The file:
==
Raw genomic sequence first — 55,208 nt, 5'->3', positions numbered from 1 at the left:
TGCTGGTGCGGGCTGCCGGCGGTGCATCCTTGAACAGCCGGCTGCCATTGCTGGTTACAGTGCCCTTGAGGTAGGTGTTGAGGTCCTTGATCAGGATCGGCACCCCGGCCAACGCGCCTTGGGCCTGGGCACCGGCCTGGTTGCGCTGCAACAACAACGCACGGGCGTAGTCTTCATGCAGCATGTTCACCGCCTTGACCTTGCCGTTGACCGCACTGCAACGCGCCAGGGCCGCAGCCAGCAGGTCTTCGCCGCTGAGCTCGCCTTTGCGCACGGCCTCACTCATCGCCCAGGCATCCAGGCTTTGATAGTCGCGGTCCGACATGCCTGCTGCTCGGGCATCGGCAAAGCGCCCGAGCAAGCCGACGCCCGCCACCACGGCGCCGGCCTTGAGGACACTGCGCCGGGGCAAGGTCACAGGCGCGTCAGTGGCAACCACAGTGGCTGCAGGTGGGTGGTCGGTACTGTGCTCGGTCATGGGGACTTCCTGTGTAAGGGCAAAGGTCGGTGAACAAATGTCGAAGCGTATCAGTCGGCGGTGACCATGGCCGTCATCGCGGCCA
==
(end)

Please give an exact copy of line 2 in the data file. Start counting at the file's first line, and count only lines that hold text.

TGCTGGTGCGGGCTGCCGGCGGTGCATCCTTGAACAGCCGGCTGCCATTGCTGGTTACAGTGCCCTTGAGGTAGGTGTTGAGGTCCTTGATCAGGATCGGCACCCCGGCCAACGCGCCTTGGGCCTGGGCACCGGCCTGGTTGCGCTGCAACAACAACGCACGGGCGTAGTCTTCATGCAGCATGTTCACCGCCTTGACCTTGCCGTTGACCGCACTGCAACGCGCCAGGGCCGCAGCCAGCAGGTCTTCGCCGCTGAGCTCGCCTTTGCGCACGGCCTCACTCATCGCCCAGGCATCCAGGCTTTGATAGTCGCGGTCCGACATGCCTGCTGCTCGGGCATCGGCAAAGCGCCCGAGCAAGCCGACGCCCGCCACCACGGCGCCGGCCTTGAGGACACTGCGCCGGGGCAAGGTCACAGGCGCGTCAGTGGCAACCACAGTGGCTGCAGGTGGGTGGTCGGTACTGTGCTCGGTCATGGGGACTTCCTGTGTAAGGGCAAAGGTCGGTGAACAAATGTCGAAGCGTATCAGTCGGCGGTGACCATGGCCGTCATCGCGGCCA